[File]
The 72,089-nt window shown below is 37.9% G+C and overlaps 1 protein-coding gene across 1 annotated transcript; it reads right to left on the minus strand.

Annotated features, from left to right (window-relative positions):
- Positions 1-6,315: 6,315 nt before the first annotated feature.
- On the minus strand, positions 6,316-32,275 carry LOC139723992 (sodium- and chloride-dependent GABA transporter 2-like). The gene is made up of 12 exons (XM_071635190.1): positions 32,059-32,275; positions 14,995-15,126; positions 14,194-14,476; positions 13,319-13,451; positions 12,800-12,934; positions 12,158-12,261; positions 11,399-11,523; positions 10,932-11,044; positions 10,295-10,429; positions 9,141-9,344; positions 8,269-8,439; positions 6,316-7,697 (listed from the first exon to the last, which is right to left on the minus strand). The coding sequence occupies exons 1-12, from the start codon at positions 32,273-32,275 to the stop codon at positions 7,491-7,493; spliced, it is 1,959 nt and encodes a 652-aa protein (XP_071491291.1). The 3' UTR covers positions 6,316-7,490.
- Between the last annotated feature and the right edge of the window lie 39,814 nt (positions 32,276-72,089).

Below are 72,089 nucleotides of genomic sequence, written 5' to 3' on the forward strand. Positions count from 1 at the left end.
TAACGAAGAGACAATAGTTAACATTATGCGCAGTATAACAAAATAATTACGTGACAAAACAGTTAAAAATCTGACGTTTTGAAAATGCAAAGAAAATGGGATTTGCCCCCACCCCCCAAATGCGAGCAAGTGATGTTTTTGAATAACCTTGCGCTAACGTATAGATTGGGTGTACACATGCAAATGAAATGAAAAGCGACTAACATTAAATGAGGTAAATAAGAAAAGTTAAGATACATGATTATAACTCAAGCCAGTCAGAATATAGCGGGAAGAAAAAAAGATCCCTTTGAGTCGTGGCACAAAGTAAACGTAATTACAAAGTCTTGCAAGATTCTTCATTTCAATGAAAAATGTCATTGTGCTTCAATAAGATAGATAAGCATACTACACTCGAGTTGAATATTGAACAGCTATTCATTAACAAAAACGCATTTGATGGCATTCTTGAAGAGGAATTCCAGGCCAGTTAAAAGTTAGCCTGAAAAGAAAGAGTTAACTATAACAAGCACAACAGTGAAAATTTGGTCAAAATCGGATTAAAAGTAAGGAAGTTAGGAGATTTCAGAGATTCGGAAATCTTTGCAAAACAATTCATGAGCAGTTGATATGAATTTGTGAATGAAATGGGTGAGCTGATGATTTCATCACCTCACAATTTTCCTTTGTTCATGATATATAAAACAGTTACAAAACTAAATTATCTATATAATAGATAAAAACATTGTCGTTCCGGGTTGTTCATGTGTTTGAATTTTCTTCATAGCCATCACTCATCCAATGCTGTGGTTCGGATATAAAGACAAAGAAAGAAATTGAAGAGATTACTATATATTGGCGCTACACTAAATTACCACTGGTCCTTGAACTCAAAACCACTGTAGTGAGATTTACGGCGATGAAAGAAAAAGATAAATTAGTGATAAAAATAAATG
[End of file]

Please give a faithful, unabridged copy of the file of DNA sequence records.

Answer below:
The 72,089-nt window shown below is 37.9% G+C and overlaps 1 protein-coding gene across 1 annotated transcript; it reads right to left on the minus strand.

Annotated features, from left to right (window-relative positions):
- Positions 1-6,315: 6,315 nt before the first annotated feature.
- On the minus strand, positions 6,316-32,275 carry LOC139723992 (sodium- and chloride-dependent GABA transporter 2-like). The gene is made up of 12 exons (XM_071635190.1): positions 32,059-32,275; positions 14,995-15,126; positions 14,194-14,476; positions 13,319-13,451; positions 12,800-12,934; positions 12,158-12,261; positions 11,399-11,523; positions 10,932-11,044; positions 10,295-10,429; positions 9,141-9,344; positions 8,269-8,439; positions 6,316-7,697 (listed from the first exon to the last, which is right to left on the minus strand). The coding sequence occupies exons 1-12, from the start codon at positions 32,273-32,275 to the stop codon at positions 7,491-7,493; spliced, it is 1,959 nt and encodes a 652-aa protein (XP_071491291.1). The 3' UTR covers positions 6,316-7,490.
- Between the last annotated feature and the right edge of the window lie 39,814 nt (positions 32,276-72,089).

Below are 72,089 nucleotides of genomic sequence, written 5' to 3' on the forward strand. Positions count from 1 at the left end.
TAACGAAGAGACAATAGTTAACATTATGCGCAGTATAACAAAATAATTACGTGACAAAACAGTTAAAAATCTGACGTTTTGAAAATGCAAAGAAAATGGGATTTGCCCCCACCCCCCAAATGCGAGCAAGTGATGTTTTTGAATAACCTTGCGCTAACGTATAGATTGGGTGTACACATGCAAATGAAATGAAAAGCGACTAACATTAAATGAGGTAAATAAGAAAAGTTAAGATACATGATTATAACTCAAGCCAGTCAGAATATAGCGGGAAGAAAAAAAGATCCCTTTGAGTCGTGGCACAAAGTAAACGTAATTACAAAGTCTTGCAAGATTCTTCATTTCAATGAAAAATGTCATTGTGCTTCAATAAGATAGATAAGCATACTACACTCGAGTTGAATATTGAACAGCTATTCATTAACAAAAACGCATTTGATGGCATTCTTGAAGAGGAATTCCAGGCCAGTTAAAAGTTAGCCTGAAAAGAAAGAGTTAACTATAACAAGCACAACAGTGAAAATTTGGTCAAAATCGGATTAAAAGTAAGGAAGTTAGGAGATTTCAGAGATTCGGAAATCTTTGCAAAACAATTCATGAGCAGTTGATATGAATTTGTGAATGAAATGGGTGAGCTGATGATTTCATCACCTCACAATTTTCCTTTGTTCATGATATATAAAACAGTTACAAAACTAAATTATCTATATAATAGATAAAAACATTGTCGTTCCGGGTTGTTCATGTGTTTGAATTTTCTTCATAGCCATCACTCATCCAATGCTGTGGTTCGGATATAAAGACAAAGAAAGAAATTGAAGAGATTACTATATATTGGCGCTACACTAAATTACCACTGGTCCTTGAACTCAAAACCACTGTAGTGAGATTTACGGCGATGAAAGAAAAAGATAAATTAGTGATAAAAATAAATG